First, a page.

In a February 28th article in the Seattle Post-Intelligencer, author Jessica Blanchard quotes "experts" who argue that devoting class time that would ordinarily have been spent on handwriting to computer skills is crippling our children.
Maybe it's just me, but this sounds a lot like a fourth grade teacher trying to justify holding onto the old ways of doing things. I have terrible handwriting. It has never stopped me from being able to decipher my own notes. In fact, it has probably helped me be able to read others' terrible handwriting (I used to work as a medical secretary). All this despite the fact that I never close my a's and I draw my I's backwards (according to my fifth grade teacher).
With computers becoming ever cheaper, is the day we sit down at a keyboard to write an essay test really so far off? [see note] Certain colleges have been requiring that undergraduates bring a computer to campus since I was in high school 25 years ago. Certainly now they're de rigeur, if not required. There are already software programs being used in distance learning classes that support administration of both multiple-choice and essay tests. Blackboard is the program that Klaus's school uses for all his schoolwork. It's not perfect, but it works.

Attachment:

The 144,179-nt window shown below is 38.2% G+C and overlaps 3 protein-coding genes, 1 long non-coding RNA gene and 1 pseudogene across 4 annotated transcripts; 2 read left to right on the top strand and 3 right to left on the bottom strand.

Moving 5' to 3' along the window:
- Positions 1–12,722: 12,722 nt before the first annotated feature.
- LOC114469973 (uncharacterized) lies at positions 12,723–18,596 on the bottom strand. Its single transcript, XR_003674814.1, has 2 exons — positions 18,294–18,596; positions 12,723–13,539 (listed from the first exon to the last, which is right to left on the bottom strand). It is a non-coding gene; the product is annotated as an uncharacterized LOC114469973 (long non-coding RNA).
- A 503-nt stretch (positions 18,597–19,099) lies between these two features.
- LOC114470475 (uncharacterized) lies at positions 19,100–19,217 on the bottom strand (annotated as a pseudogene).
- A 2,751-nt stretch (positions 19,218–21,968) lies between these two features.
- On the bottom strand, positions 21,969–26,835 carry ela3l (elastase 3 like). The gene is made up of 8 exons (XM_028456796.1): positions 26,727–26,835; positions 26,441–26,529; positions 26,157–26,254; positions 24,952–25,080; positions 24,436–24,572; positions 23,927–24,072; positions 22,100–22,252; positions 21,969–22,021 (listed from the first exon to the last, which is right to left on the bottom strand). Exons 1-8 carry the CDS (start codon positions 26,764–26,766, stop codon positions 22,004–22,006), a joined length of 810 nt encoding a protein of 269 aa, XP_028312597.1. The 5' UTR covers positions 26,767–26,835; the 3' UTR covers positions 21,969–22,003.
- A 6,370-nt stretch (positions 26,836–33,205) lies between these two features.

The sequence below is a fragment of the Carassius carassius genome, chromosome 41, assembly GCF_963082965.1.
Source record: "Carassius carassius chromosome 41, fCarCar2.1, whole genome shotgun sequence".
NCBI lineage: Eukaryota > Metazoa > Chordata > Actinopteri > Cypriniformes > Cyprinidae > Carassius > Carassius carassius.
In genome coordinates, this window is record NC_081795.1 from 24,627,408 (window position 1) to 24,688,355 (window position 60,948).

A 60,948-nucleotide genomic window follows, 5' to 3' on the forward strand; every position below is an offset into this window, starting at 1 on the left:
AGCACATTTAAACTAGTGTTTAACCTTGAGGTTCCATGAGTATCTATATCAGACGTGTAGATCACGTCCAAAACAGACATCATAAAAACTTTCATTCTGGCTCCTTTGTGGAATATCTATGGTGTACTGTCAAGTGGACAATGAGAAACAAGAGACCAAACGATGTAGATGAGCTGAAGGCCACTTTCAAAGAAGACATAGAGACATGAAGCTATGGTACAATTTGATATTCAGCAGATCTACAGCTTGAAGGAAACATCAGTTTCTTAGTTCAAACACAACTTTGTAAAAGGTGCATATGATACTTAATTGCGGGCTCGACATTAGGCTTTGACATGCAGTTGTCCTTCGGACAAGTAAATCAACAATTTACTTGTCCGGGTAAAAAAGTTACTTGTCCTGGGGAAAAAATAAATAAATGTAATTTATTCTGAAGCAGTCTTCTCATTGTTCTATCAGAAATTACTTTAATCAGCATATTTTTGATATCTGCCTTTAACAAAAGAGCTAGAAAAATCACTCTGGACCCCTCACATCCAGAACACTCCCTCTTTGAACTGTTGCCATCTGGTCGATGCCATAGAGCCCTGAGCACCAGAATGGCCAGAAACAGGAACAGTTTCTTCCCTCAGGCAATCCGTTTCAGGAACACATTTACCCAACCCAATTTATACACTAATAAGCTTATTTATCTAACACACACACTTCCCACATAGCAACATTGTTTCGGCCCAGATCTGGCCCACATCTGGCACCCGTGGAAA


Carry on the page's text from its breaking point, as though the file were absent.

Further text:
I absolutely agree that if your focus, as you're writing, is on forming the letters, you're not going to be as eloquent as you could be. But the answer to this problem is not more handwriting instruction but less. Grade essays on content, not whether the page looks pretty. If you want to give extra credit points for a neatness, fine, but don't count off for its lack. Handwriting should be thought of as an art form, like calligraphy. Computer skills are not masking the importance of handwriting, because handwriting is not important. The function of writing--communication of ideas--must be more important than the form.
NOTE: 5/2/06 Scottish schoolchildren sit online exams for the first time ever, according to BBC News. You heard it here first, folks! :D